This section describes the different steps followed to produce a Laser Cut T-Rex press-fit kit at the Fab Lab.
Step – 1 : Download the Design
The design was downloaded as vectors from the Epilog Laser website in .CDR format, which can be opened using Corel Draw software.
However, the downloaded design was based on 60cm x 60cm, 6.35mm thick boards, and we wanted to use boards with the dimensions 80cm X 40cm, 5.6mm thick, so some the design required some editing.
To do that, the design was first saved in .DXF format, and editing was done on AutoCad.
Step – 2: Import to AutoCad for Editing
Import the design to AutoCad first. The original design had various parts that were nested on 3 separate boards. So we had to group some components of the 3rd board with the other boards so that all parts can fit on two “80 cm x 40 cm” boards, which were available.
Next, we scaled down the design a little bit, since original design is based on 6.35mm thick boards, and we will be using 5.6mm thick boards, so scale the design in such a way that the gaps for the joints are 5.5mm instead of 6.
Once the design is ready and the final shape of the object is reached, the next step is to save the object in .dxf format, so that we can open it on any preparation software before we push the job to the Laser Cutter.
Step – 3: Prepare Your File For Laser Cutting
To prepare the Laser Cutting job, you should open the digital design file in a preparation software and choose the best settings that would achieve the best final result. In this example, we used Corel Draw as a preparation software.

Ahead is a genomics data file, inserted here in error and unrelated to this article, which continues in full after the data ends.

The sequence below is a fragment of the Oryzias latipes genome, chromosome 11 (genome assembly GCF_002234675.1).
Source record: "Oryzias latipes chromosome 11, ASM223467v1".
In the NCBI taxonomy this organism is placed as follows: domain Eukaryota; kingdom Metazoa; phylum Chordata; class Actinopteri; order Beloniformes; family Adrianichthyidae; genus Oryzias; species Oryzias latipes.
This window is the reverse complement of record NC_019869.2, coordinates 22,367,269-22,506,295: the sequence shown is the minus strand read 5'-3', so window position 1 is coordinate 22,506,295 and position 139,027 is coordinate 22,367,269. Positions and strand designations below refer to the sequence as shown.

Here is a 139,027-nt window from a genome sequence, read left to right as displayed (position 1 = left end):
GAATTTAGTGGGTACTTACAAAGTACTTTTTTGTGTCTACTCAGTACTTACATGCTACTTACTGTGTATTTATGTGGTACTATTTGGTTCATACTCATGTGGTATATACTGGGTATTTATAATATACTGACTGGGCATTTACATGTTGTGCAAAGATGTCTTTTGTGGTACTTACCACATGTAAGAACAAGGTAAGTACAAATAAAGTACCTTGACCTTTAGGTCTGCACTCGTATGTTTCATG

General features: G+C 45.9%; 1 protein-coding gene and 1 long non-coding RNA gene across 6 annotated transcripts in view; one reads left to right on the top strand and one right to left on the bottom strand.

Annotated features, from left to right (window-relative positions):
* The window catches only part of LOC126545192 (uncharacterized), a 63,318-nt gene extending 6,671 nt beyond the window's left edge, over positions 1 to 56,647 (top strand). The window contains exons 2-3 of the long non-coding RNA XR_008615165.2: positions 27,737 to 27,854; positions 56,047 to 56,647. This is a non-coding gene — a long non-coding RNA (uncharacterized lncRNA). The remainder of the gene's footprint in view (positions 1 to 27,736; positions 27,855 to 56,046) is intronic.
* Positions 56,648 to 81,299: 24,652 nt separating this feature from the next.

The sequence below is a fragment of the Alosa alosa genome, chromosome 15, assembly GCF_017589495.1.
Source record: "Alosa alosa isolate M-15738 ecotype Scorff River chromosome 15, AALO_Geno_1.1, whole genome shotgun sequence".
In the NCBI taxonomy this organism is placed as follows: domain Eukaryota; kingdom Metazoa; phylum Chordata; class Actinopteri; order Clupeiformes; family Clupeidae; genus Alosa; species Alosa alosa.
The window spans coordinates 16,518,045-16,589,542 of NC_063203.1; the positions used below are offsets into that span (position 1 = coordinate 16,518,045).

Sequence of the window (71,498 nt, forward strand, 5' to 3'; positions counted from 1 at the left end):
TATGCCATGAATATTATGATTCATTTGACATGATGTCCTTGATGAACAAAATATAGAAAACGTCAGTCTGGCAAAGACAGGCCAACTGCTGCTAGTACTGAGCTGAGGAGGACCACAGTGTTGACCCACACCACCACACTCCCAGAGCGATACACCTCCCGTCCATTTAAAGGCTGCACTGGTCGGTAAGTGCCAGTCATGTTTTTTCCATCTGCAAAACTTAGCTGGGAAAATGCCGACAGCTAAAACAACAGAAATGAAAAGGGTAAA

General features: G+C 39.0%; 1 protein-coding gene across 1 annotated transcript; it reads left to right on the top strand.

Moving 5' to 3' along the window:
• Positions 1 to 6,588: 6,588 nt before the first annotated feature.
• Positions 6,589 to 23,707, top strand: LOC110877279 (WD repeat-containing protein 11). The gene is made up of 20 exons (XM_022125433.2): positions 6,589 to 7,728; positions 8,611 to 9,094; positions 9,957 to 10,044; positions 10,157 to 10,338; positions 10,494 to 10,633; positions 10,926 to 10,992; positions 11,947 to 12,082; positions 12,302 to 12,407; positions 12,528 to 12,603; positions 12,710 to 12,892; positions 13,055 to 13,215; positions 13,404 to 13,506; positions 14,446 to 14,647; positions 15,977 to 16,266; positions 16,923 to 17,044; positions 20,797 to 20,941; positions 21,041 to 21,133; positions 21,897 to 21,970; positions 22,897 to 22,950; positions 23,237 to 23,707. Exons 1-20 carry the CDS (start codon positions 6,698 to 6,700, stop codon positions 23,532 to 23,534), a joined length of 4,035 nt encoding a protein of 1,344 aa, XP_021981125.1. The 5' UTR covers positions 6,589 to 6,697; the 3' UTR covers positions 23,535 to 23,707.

- Import the digital design file into CorelDraw by selecting “File” > “Import” > Choose you file from location.
- Choose Your Material: Typically you may have an idea about what kind of material you will use before you laser cut. This is very important to choose the best settings required for the chosen material. Preferred settings for different material can be found in the Machine’s Catalogue. Best settings are usually chosen based on experience and previous tests done. In this example we will be using MDF.
- Choose Job Type: “Vector” was selected, as we are only cutting in this example.
- Choose Your Cutting Parameters: The next step is then deciding on the different parameters for cutting, the “Vector Settings”. We have to choose the best settings we need to have the best result. There are different variables that affect the final product coming out of the Laser Cutter. Among those variables are the Power and Speed. In this example the following settings were used: Speed: 8%, Power: 100%, Frequency: 10
- Forward the Job: After choosing all the variables, send the order to the laser cutter. But before pressing Play on the Laser cutter, we have to manually set it up the printer with respect to the material we intend to use.
Step – 4: Setting Up The Laser Cutter
After preparing the file and the relative settings we need, the next step is to place the material we want in the laser cutter and set it up according to the thickness of the material.
To cut and engrave on our laser cutter, the following procedure was followed:
- Set the focus of the laser using the V shaped Gauge.
- Set the zero position of the laser on the top left corner of the MDF sheet.
- Turn On the Air compressor and ventilators .
Step-5: Perform The Cut
This is when the magic happens!
Press the play button on the laser cutter, and voila, it starts cutting.
Step-6: Remove Your Parts, Paint Them, then Assemble
Remove the laser parts from the cutting bed after it cools down and all the fumes are sucked out of the machine.
Additional post-processing steps are performed after cutting, such as brushing off powder, cleaning burnt sides, and painting.
Once all parts are clean and paint is dry, assemble your project and enjoy.